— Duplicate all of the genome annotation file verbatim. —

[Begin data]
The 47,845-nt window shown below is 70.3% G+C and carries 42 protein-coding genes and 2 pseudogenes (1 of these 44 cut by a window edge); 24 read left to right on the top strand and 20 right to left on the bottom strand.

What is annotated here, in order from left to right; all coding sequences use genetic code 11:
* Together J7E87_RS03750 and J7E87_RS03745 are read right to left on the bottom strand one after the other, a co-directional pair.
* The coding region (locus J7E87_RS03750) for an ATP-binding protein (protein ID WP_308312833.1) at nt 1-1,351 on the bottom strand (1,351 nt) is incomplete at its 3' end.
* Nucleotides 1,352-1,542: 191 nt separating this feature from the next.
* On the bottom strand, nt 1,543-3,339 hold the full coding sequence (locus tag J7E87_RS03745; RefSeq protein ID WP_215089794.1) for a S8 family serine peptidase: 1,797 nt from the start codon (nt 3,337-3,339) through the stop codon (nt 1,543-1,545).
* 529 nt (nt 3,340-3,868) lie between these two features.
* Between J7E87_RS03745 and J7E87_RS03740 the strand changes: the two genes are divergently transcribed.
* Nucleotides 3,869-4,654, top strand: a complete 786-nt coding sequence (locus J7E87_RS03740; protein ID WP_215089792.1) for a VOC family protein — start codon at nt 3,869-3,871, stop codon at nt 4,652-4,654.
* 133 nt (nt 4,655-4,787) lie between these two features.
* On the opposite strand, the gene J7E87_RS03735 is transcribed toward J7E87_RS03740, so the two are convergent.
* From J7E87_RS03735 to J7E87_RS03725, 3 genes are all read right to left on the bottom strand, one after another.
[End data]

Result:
The 47,845-nt window shown below is 70.3% G+C and carries 42 protein-coding genes and 2 pseudogenes (1 of these 44 cut by a window edge); 24 read left to right on the top strand and 20 right to left on the bottom strand.

What is annotated here, in order from left to right; all coding sequences use genetic code 11:
* Together J7E87_RS03750 and J7E87_RS03745 are read right to left on the bottom strand one after the other, a co-directional pair.
* The coding region (locus J7E87_RS03750) for an ATP-binding protein (protein ID WP_308312833.1) at nt 1-1,351 on the bottom strand (1,351 nt) is incomplete at its 3' end.
* Nucleotides 1,352-1,542: 191 nt separating this feature from the next.
* On the bottom strand, nt 1,543-3,339 hold the full coding sequence (locus tag J7E87_RS03745; RefSeq protein ID WP_215089794.1) for a S8 family serine peptidase: 1,797 nt from the start codon (nt 3,337-3,339) through the stop codon (nt 1,543-1,545).
* 529 nt (nt 3,340-3,868) lie between these two features.
* Between J7E87_RS03745 and J7E87_RS03740 the strand changes: the two genes are divergently transcribed.
* Nucleotides 3,869-4,654, top strand: a complete 786-nt coding sequence (locus J7E87_RS03740; protein ID WP_215089792.1) for a VOC family protein — start codon at nt 3,869-3,871, stop codon at nt 4,652-4,654.
* 133 nt (nt 4,655-4,787) lie between these two features.
* On the opposite strand, the gene J7E87_RS03735 is transcribed toward J7E87_RS03740, so the two are convergent.
* From J7E87_RS03735 to J7E87_RS03725, 3 genes are all read right to left on the bottom strand, one after another.